Curious About the Higgs Boson? The GSU Library Can Help

Illustration of the Standard Model of physics, featuring groupings of sub-atomic particles and forces all connected to the Higgs boson in the center.

Illustration of the Standard Model featuring the Higgs boson. Image courtesy of the Fermi National Accelerator Laboratory.

On July 4, 2012, physics history was made. CERN, the European Organization for Nuclear Research, announced that scientists working with the Large Hadron Collider have found evidence of a new particle. This particle displays characteristics consistent with the Higgs boson, the only particle in physics’ long-accepted Standard Model that had never been observed. The Higgs boson, in short, is theorized to give other particles mass; without the Higgs boson or a similar mechanism, the equations of the Standard Model would not explain how particles have mass1.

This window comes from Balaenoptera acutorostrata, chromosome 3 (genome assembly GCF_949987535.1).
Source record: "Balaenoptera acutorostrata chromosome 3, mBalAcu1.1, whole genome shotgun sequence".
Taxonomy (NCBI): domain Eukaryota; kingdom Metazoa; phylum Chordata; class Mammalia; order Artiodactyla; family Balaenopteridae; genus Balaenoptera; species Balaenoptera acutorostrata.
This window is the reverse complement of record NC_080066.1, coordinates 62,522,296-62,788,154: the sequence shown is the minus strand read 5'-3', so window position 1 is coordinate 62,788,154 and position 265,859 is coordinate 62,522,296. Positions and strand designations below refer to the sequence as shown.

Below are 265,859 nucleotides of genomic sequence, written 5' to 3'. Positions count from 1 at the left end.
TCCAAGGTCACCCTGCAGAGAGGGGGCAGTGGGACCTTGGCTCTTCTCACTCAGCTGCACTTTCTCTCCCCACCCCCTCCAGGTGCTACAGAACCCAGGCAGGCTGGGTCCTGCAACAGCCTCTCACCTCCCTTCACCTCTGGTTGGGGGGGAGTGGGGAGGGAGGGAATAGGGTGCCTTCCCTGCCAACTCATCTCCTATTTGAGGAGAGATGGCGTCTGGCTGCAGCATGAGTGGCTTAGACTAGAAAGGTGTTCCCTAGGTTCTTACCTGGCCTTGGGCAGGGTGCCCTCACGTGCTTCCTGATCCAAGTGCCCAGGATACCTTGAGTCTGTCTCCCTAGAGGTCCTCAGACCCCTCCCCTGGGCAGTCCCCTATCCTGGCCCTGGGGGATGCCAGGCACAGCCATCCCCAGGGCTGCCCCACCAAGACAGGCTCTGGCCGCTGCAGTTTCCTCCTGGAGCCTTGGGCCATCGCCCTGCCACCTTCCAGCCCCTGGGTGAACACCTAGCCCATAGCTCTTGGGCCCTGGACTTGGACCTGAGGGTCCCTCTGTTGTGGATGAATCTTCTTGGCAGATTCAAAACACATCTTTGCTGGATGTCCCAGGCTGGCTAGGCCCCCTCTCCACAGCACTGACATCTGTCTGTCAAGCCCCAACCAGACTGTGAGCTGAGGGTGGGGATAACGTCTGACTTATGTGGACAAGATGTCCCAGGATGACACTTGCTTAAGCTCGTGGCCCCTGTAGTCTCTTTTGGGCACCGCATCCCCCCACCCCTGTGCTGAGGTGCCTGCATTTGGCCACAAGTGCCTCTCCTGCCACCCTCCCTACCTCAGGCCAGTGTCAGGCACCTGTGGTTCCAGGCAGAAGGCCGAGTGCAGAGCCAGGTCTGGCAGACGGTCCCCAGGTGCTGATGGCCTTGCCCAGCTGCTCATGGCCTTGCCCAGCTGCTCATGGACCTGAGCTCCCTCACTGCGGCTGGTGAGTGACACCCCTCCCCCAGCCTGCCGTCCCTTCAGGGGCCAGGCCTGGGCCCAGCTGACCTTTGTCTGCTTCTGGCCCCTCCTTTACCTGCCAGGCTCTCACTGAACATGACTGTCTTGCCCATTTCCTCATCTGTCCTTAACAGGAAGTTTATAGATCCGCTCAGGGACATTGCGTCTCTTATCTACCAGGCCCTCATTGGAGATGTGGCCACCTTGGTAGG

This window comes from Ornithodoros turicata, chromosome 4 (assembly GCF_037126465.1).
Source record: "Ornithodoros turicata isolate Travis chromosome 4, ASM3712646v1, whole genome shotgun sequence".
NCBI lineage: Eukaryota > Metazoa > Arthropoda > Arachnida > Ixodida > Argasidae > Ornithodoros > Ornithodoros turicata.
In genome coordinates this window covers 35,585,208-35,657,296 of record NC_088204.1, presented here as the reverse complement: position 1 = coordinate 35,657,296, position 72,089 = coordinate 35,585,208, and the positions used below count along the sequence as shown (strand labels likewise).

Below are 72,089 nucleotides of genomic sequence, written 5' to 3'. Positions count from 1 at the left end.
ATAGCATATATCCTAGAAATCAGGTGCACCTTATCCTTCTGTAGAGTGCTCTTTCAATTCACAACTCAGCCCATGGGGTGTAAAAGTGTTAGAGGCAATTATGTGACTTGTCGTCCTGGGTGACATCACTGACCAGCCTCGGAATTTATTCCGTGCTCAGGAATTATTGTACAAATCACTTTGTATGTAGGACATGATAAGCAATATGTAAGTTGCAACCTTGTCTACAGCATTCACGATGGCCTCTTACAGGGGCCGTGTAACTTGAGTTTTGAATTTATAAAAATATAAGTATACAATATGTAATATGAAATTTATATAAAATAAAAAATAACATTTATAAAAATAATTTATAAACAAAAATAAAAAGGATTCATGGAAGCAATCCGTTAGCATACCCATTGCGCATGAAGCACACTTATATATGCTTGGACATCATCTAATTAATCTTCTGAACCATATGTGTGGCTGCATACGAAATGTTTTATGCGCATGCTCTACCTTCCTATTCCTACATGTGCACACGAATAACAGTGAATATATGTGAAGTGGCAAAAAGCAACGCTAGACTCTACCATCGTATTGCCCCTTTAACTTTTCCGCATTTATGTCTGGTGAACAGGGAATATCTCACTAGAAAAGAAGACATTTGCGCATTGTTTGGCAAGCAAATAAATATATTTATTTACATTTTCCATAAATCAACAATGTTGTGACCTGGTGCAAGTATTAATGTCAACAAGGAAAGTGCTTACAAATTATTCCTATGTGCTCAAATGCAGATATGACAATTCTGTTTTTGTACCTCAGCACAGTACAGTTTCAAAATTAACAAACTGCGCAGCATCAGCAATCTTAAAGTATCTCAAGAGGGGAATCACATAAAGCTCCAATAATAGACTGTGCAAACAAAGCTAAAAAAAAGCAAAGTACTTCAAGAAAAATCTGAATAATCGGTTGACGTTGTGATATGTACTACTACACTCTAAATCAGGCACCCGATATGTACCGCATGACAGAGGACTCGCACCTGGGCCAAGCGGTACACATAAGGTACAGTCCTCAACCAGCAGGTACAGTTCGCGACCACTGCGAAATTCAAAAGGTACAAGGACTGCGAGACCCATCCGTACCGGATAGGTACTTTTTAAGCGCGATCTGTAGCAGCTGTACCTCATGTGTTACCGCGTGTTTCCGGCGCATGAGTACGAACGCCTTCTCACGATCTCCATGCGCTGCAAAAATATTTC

Looking for more information? These Internet resources have up-to-date news and explanations of the Higgs boson:

With the discovery of this new particle, many books on the Higgs boson are now out of date. However, these GSU Library books still provide perspective on why the particle is so important to physicists and how the search has been conducted:

There is still much to discover in particle physics–even with the Higgs boson, the Standard Model doesn’t explain gravity2. Nonetheless, this new particle is a giant step in our understanding of the universe.

1. Q&A: The Higgs boson
2. Ten things you may not know about the Higgs boson


About Jaclyn K Werner

Jackie Werner is the GSU Chemistry, Mathematics & Statistics, and Physics & Astronomy librarian.
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